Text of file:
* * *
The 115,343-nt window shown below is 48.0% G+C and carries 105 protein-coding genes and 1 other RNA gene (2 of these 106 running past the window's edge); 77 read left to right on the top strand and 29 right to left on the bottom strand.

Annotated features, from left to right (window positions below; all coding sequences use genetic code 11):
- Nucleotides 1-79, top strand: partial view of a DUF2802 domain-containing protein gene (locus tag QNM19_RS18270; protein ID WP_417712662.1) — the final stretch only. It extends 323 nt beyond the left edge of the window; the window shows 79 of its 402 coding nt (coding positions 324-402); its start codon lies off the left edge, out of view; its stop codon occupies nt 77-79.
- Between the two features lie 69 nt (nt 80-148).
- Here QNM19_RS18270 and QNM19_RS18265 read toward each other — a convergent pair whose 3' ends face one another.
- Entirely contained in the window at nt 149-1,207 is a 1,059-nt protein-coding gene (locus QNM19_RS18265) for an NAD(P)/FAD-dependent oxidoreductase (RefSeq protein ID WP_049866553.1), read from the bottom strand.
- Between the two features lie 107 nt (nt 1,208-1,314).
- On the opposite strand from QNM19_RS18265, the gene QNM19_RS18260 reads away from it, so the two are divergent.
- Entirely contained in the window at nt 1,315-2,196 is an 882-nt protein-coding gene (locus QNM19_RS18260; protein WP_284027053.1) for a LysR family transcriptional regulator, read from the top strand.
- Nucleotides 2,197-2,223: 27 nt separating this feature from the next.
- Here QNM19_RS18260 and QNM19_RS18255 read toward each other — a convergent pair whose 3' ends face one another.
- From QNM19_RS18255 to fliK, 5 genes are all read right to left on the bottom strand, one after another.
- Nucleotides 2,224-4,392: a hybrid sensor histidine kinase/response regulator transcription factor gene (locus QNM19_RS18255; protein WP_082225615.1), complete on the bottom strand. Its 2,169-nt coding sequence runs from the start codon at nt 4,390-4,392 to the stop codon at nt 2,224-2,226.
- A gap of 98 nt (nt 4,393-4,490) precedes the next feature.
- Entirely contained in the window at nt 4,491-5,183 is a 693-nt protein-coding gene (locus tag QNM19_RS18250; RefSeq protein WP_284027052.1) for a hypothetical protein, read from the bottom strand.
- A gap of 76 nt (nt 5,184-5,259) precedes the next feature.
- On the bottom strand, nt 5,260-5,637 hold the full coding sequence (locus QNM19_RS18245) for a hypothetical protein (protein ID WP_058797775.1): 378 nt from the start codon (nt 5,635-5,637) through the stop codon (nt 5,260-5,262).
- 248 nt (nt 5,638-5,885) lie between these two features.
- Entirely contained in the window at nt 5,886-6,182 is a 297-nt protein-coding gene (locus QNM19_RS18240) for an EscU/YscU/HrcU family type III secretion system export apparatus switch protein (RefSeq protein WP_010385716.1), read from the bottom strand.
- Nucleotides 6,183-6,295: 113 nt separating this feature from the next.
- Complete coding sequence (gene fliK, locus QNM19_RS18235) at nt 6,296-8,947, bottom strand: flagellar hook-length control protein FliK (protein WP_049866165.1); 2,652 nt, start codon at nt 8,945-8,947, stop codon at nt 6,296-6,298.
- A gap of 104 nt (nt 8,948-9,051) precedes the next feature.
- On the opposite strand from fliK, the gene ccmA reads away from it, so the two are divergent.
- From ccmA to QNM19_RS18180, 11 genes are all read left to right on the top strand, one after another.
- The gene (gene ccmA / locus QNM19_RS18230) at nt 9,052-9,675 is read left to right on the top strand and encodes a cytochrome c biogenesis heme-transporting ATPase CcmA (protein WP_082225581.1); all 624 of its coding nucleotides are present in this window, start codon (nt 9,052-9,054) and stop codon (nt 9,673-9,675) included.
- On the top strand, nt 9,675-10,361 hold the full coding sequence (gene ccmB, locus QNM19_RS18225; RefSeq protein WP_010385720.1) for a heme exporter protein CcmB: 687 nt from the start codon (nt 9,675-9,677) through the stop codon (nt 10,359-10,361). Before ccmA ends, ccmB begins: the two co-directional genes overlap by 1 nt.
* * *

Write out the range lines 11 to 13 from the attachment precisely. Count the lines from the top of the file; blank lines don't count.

- Here QNM19_RS18260 and QNM19_RS18255 read toward each other — a convergent pair whose 3' ends face one another.
- From QNM19_RS18255 to fliK, 5 genes are all read right to left on the bottom strand, one after another.
- Nucleotides 2,224-4,392: a hybrid sensor histidine kinase/response regulator transcription factor gene (locus QNM19_RS18255; protein WP_082225615.1), complete on the bottom strand. Its 2,169-nt coding sequence runs from the start codon at nt 4,390-4,392 to the stop codon at nt 2,224-2,226.